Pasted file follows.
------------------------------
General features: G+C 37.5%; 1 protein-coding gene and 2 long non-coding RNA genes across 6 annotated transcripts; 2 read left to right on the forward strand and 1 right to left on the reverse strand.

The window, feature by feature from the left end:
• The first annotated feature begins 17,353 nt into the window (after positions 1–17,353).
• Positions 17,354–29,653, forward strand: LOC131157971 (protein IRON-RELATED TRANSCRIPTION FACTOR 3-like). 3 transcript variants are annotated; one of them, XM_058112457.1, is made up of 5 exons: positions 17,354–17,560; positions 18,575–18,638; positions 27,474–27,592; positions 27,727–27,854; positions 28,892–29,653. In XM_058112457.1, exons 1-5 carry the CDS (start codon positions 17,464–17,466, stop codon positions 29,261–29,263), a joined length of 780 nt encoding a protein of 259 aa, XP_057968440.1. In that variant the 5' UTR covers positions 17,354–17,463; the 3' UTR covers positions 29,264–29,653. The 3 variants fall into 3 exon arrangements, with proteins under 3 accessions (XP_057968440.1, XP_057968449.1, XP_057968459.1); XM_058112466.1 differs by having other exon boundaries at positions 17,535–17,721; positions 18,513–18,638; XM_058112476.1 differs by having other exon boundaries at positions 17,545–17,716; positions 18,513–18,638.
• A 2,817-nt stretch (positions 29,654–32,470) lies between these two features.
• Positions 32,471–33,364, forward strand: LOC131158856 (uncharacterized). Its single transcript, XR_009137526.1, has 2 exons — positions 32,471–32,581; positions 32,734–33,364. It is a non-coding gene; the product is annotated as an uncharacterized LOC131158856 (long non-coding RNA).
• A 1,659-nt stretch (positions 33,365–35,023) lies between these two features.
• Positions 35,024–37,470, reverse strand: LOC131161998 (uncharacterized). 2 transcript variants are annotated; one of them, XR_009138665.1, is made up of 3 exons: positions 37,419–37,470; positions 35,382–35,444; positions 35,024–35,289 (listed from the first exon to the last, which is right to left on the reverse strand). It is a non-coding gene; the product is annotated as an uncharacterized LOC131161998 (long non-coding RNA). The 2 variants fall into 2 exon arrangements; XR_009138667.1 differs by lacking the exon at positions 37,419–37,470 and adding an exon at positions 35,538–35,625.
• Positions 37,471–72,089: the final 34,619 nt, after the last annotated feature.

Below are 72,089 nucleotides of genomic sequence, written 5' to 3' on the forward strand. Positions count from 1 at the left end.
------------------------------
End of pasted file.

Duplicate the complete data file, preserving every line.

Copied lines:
General features: G+C 37.5%; 1 protein-coding gene and 2 long non-coding RNA genes across 6 annotated transcripts; 2 read left to right on the forward strand and 1 right to left on the reverse strand.

The window, feature by feature from the left end:
• The first annotated feature begins 17,353 nt into the window (after positions 1–17,353).
• Positions 17,354–29,653, forward strand: LOC131157971 (protein IRON-RELATED TRANSCRIPTION FACTOR 3-like). 3 transcript variants are annotated; one of them, XM_058112457.1, is made up of 5 exons: positions 17,354–17,560; positions 18,575–18,638; positions 27,474–27,592; positions 27,727–27,854; positions 28,892–29,653. In XM_058112457.1, exons 1-5 carry the CDS (start codon positions 17,464–17,466, stop codon positions 29,261–29,263), a joined length of 780 nt encoding a protein of 259 aa, XP_057968440.1. In that variant the 5' UTR covers positions 17,354–17,463; the 3' UTR covers positions 29,264–29,653. The 3 variants fall into 3 exon arrangements, with proteins under 3 accessions (XP_057968440.1, XP_057968449.1, XP_057968459.1); XM_058112466.1 differs by having other exon boundaries at positions 17,535–17,721; positions 18,513–18,638; XM_058112476.1 differs by having other exon boundaries at positions 17,545–17,716; positions 18,513–18,638.
• A 2,817-nt stretch (positions 29,654–32,470) lies between these two features.
• Positions 32,471–33,364, forward strand: LOC131158856 (uncharacterized). Its single transcript, XR_009137526.1, has 2 exons — positions 32,471–32,581; positions 32,734–33,364. It is a non-coding gene; the product is annotated as an uncharacterized LOC131158856 (long non-coding RNA).
• A 1,659-nt stretch (positions 33,365–35,023) lies between these two features.
• Positions 35,024–37,470, reverse strand: LOC131161998 (uncharacterized). 2 transcript variants are annotated; one of them, XR_009138665.1, is made up of 3 exons: positions 37,419–37,470; positions 35,382–35,444; positions 35,024–35,289 (listed from the first exon to the last, which is right to left on the reverse strand). It is a non-coding gene; the product is annotated as an uncharacterized LOC131161998 (long non-coding RNA). The 2 variants fall into 2 exon arrangements; XR_009138667.1 differs by lacking the exon at positions 37,419–37,470 and adding an exon at positions 35,538–35,625.
• Positions 37,471–72,089: the final 34,619 nt, after the last annotated feature.

Below are 72,089 nucleotides of genomic sequence, written 5' to 3' on the forward strand. Positions count from 1 at the left end.